Jamal James was the rangier fighter with the better command of distance Tuesday night at Club Nokia in Los Angeles, and he knew it. And he knew Javier Molina knew it, too.
“There were a lot of times where I saw he was trying to come in but he couldn’t,” James said. “He was very hesitant. He would come in fast and I would flick the jab or I would make a certain move, and it kind of messed him up and he would stop.
"When they do that I can tell they’re frustrated, and they don’t know how to get inside. I knew he was having a tough time. When you see they’re having a tough time, you have to capitalize.”
Capitalize he did.
Thanks to a combination of relentless jabbing and herky movement that stymied Javier Molina’s (17-2, 8 KOs) best efforts to get inside and drop any kind of power, Jamal James (19-0, 9 KOs) earned a wide 10-round unanimous decision to remain unbeaten.
James easily won the volume battle, too, outthrowing Molina 713-329 and outlanding him 178-68. Most of those punches came courtesy of James' staccato jabs that split Molina's guard, stabbed to his body, came from angles and were fired in twos and threes.
“I kept the jab popping real fast and at a funny rhythm,” James said. “A lot of guys I fight are shorter than me, so they’re going to be trying to counter that jab. You’ve got to be ready to slip out of the way or bring your hand back high so you can stop whatever’s coming.”
In the fourth round, Molina started to counterpunch effectively, if briefly. His best round came in the fifth when he caught James square with a big overhand right that James admitted buzzed him. Molina threw another one that connected, though not as well, and then he inexplicably gave up on the punch.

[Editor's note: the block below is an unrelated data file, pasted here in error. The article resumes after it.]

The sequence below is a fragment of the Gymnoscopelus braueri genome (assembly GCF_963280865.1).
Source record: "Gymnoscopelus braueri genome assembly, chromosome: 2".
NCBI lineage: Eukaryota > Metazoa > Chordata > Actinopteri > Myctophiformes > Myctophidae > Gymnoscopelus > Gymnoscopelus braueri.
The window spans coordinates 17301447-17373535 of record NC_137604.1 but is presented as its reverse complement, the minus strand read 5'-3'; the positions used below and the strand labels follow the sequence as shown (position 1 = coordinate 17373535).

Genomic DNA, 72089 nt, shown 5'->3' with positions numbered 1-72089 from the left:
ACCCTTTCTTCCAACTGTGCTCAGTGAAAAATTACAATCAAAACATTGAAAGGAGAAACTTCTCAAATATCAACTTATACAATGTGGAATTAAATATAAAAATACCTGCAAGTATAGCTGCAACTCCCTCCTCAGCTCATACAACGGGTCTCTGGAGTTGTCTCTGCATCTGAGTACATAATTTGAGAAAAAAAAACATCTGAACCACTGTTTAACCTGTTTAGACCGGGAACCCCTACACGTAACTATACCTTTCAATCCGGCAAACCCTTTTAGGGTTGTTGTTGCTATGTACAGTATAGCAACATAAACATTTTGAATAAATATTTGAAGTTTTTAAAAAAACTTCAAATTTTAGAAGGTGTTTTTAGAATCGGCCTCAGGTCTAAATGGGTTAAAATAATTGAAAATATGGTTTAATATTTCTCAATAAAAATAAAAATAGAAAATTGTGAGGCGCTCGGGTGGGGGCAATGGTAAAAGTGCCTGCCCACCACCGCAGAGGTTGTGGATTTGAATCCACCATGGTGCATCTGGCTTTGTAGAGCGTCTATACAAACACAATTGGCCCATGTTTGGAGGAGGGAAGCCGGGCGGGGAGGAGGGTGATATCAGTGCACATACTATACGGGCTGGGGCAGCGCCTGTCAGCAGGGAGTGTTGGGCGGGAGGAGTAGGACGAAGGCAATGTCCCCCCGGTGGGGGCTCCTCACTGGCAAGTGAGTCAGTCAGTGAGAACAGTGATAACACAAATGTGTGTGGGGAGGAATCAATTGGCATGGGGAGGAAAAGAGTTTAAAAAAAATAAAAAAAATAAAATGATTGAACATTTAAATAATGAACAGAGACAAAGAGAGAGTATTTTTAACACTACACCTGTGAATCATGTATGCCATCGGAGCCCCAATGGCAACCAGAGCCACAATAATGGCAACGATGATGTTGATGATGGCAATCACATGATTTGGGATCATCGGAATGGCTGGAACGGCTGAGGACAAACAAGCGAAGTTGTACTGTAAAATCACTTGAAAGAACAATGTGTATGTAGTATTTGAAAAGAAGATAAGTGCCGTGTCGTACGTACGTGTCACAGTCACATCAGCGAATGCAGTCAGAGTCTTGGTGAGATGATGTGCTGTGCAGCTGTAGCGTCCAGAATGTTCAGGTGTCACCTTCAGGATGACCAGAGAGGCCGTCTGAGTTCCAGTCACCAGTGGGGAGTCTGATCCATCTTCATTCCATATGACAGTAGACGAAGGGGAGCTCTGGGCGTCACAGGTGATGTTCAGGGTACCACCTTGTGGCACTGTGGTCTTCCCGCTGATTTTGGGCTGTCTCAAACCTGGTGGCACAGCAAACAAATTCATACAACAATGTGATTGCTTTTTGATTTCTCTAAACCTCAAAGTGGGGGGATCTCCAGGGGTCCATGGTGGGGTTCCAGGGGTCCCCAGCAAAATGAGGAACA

It was a microcosm of Molina’s night in general. Any time he fought his way inside on the taller James and reeled off a combination, he was content to let those shots stand rather than follow up with a sustained attack.
“He was coming in and throwing big shots, but they were real wide,” James said. “I was using some strange and tricky movement. It throws people off.
"And then the jab. Once you get that jab sticking, it’s hard to throw that overhand right. They’re cautious coming in to throw it, because they don’t want to run into the jab.”
Tuesday was just the start of a big fight week in Los Angeles, capped by Saturday night's showdown between Danny Garcia and Robert Guerrero (Fox, 8 p.m ET/5 p.m. PT) for a 147-pound title.
James is sticking around for that one—not particularly eager to return to his native Minneapolis in January when Southern California sun is an option. In doing so, he’ll have a chance to scope out some potential future competition in what has become a hotly contested 147-pound division, not only in the Garcia-Guerrero clash, but also the Sammy Vazquez-Aron Martinez undercard bout.
“I got to meet Sammy Vazquez and Danny Garcia right before the fight,” James said of the two boxers, who each made their way to ringside Tuesday. “In the amateurs I was in Nationals with both those guys, and [I still] talk to them and stuff. It feels good to be on the scene with these guys now and climbing through the ranks.”
For highlights, photos, video and more, check out our James vs Molina fight page.
Plant impressive in late stoppage
Prior to James' dismantling of Molina, Caleb Plant (12-0, 9 KOs) was no slouch with the distance, either. He used superior footwork and a lot of flash in working circles around Adasat Rodriguez (11-5-2, 7 KOs) before finishing the job with a huge left in the sixth that proved to be the stopper. ... Malcolm McAllister (7-0, 7 KOs) kept his knockout ratio perfect after a punishing body shot in the third opened up Tyrone Selders (9-7-1, 6 KOs) for a vicious series of hooks and uppercuts, leading referee Zac Young to step in and wave it off. ... David Benavidez (12-0, 11 KOs) did McAllister one better, getting his man Kevin Cobbs (10-2, 4 KOs) in Round 2. A nasty right to the head wobbled Cobbs, and Benavidez wasted no time, knocking Cobbs around the ring from pillar to post before the fight was stopped.